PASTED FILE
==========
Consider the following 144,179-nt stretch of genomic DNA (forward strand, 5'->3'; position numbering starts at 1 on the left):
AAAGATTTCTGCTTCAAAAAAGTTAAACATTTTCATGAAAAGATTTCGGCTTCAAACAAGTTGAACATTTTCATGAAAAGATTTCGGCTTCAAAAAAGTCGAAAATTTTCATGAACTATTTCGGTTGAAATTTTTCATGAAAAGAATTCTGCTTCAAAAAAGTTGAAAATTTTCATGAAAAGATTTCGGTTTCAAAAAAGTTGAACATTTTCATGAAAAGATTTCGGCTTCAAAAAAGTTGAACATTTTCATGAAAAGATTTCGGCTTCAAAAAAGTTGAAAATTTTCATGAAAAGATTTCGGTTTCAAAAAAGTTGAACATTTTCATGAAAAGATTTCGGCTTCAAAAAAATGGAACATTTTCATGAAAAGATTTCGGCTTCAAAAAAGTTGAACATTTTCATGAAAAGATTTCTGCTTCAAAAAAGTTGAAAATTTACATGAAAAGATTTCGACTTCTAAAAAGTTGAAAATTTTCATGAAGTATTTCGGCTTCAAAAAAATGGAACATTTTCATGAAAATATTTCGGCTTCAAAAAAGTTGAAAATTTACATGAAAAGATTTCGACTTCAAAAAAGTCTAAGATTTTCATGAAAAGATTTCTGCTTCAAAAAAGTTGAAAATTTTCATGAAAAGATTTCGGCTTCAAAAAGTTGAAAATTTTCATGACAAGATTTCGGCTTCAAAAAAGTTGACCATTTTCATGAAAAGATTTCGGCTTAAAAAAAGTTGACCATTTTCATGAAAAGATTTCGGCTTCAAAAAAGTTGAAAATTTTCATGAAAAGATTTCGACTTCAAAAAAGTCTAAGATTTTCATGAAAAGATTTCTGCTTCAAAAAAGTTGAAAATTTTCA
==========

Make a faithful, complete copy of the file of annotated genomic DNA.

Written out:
Consider the following 144,179-nt stretch of genomic DNA (forward strand, 5'->3'; position numbering starts at 1 on the left):
AAAGATTTCTGCTTCAAAAAAGTTAAACATTTTCATGAAAAGATTTCGGCTTCAAACAAGTTGAACATTTTCATGAAAAGATTTCGGCTTCAAAAAAGTCGAAAATTTTCATGAACTATTTCGGTTGAAATTTTTCATGAAAAGAATTCTGCTTCAAAAAAGTTGAAAATTTTCATGAAAAGATTTCGGTTTCAAAAAAGTTGAACATTTTCATGAAAAGATTTCGGCTTCAAAAAAGTTGAACATTTTCATGAAAAGATTTCGGCTTCAAAAAAGTTGAAAATTTTCATGAAAAGATTTCGGTTTCAAAAAAGTTGAACATTTTCATGAAAAGATTTCGGCTTCAAAAAAATGGAACATTTTCATGAAAAGATTTCGGCTTCAAAAAAGTTGAACATTTTCATGAAAAGATTTCTGCTTCAAAAAAGTTGAAAATTTACATGAAAAGATTTCGACTTCTAAAAAGTTGAAAATTTTCATGAAGTATTTCGGCTTCAAAAAAATGGAACATTTTCATGAAAATATTTCGGCTTCAAAAAAGTTGAAAATTTACATGAAAAGATTTCGACTTCAAAAAAGTCTAAGATTTTCATGAAAAGATTTCTGCTTCAAAAAAGTTGAAAATTTTCATGAAAAGATTTCGGCTTCAAAAAGTTGAAAATTTTCATGACAAGATTTCGGCTTCAAAAAAGTTGACCATTTTCATGAAAAGATTTCGGCTTAAAAAAAGTTGACCATTTTCATGAAAAGATTTCGGCTTCAAAAAAGTTGAAAATTTTCATGAAAAGATTTCGACTTCAAAAAAGTCTAAGATTTTCATGAAAAGATTTCTGCTTCAAAAAAGTTGAAAATTTTCA